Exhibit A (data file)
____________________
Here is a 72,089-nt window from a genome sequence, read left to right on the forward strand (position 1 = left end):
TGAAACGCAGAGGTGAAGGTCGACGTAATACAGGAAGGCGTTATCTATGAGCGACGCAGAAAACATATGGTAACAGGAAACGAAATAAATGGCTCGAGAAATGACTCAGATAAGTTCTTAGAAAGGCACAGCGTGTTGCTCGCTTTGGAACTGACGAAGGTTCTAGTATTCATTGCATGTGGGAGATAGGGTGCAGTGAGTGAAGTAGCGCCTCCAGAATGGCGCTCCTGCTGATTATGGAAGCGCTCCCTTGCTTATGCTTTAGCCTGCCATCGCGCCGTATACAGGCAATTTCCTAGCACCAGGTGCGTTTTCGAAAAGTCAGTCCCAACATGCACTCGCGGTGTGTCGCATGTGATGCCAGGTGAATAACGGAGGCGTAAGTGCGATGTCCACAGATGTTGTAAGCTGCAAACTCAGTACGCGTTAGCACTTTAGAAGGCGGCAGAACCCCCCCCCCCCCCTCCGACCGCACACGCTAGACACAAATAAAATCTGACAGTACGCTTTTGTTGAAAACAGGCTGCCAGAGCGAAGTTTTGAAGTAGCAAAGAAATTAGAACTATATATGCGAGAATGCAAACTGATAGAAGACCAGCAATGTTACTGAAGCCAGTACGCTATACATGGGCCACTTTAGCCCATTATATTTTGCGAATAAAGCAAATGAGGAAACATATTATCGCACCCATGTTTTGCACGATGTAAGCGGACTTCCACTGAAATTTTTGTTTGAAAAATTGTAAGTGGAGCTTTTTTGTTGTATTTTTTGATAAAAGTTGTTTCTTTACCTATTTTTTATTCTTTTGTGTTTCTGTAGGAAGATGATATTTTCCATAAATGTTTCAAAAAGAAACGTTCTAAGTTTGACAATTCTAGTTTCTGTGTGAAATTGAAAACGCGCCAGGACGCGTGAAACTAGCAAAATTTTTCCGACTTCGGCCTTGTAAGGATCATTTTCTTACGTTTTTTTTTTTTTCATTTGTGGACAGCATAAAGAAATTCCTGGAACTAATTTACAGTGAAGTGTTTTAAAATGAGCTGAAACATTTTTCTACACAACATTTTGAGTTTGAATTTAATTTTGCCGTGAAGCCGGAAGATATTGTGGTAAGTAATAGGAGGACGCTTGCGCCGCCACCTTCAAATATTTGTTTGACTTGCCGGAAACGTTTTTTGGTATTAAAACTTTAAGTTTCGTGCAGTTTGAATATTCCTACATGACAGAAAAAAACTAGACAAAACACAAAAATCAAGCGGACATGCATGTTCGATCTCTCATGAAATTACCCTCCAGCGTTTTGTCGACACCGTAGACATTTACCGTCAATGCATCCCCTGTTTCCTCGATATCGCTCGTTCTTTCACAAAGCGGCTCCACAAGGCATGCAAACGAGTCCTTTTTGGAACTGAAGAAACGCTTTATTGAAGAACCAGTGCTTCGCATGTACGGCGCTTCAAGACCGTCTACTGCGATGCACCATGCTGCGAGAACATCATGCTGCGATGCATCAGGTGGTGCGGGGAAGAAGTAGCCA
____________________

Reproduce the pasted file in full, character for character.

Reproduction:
Here is a 72,089-nt window from a genome sequence, read left to right on the forward strand (position 1 = left end):
TGAAACGCAGAGGTGAAGGTCGACGTAATACAGGAAGGCGTTATCTATGAGCGACGCAGAAAACATATGGTAACAGGAAACGAAATAAATGGCTCGAGAAATGACTCAGATAAGTTCTTAGAAAGGCACAGCGTGTTGCTCGCTTTGGAACTGACGAAGGTTCTAGTATTCATTGCATGTGGGAGATAGGGTGCAGTGAGTGAAGTAGCGCCTCCAGAATGGCGCTCCTGCTGATTATGGAAGCGCTCCCTTGCTTATGCTTTAGCCTGCCATCGCGCCGTATACAGGCAATTTCCTAGCACCAGGTGCGTTTTCGAAAAGTCAGTCCCAACATGCACTCGCGGTGTGTCGCATGTGATGCCAGGTGAATAACGGAGGCGTAAGTGCGATGTCCACAGATGTTGTAAGCTGCAAACTCAGTACGCGTTAGCACTTTAGAAGGCGGCAGAACCCCCCCCCCCCCCTCCGACCGCACACGCTAGACACAAATAAAATCTGACAGTACGCTTTTGTTGAAAACAGGCTGCCAGAGCGAAGTTTTGAAGTAGCAAAGAAATTAGAACTATATATGCGAGAATGCAAACTGATAGAAGACCAGCAATGTTACTGAAGCCAGTACGCTATACATGGGCCACTTTAGCCCATTATATTTTGCGAATAAAGCAAATGAGGAAACATATTATCGCACCCATGTTTTGCACGATGTAAGCGGACTTCCACTGAAATTTTTGTTTGAAAAATTGTAAGTGGAGCTTTTTTGTTGTATTTTTTGATAAAAGTTGTTTCTTTACCTATTTTTTATTCTTTTGTGTTTCTGTAGGAAGATGATATTTTCCATAAATGTTTCAAAAAGAAACGTTCTAAGTTTGACAATTCTAGTTTCTGTGTGAAATTGAAAACGCGCCAGGACGCGTGAAACTAGCAAAATTTTTCCGACTTCGGCCTTGTAAGGATCATTTTCTTACGTTTTTTTTTTTTTCATTTGTGGACAGCATAAAGAAATTCCTGGAACTAATTTACAGTGAAGTGTTTTAAAATGAGCTGAAACATTTTTCTACACAACATTTTGAGTTTGAATTTAATTTTGCCGTGAAGCCGGAAGATATTGTGGTAAGTAATAGGAGGACGCTTGCGCCGCCACCTTCAAATATTTGTTTGACTTGCCGGAAACGTTTTTTGGTATTAAAACTTTAAGTTTCGTGCAGTTTGAATATTCCTACATGACAGAAAAAAACTAGACAAAACACAAAAATCAAGCGGACATGCATGTTCGATCTCTCATGAAATTACCCTCCAGCGTTTTGTCGACACCGTAGACATTTACCGTCAATGCATCCCCTGTTTCCTCGATATCGCTCGTTCTTTCACAAAGCGGCTCCACAAGGCATGCAAACGAGTCCTTTTTGGAACTGAAGAAACGCTTTATTGAAGAACCAGTGCTTCGCATGTACGGCGCTTCAAGACCGTCTACTGCGATGCACCATGCTGCGAGAACATCATGCTGCGATGCATCAGGTGGTGCGGGGAAGAAGTAGCCA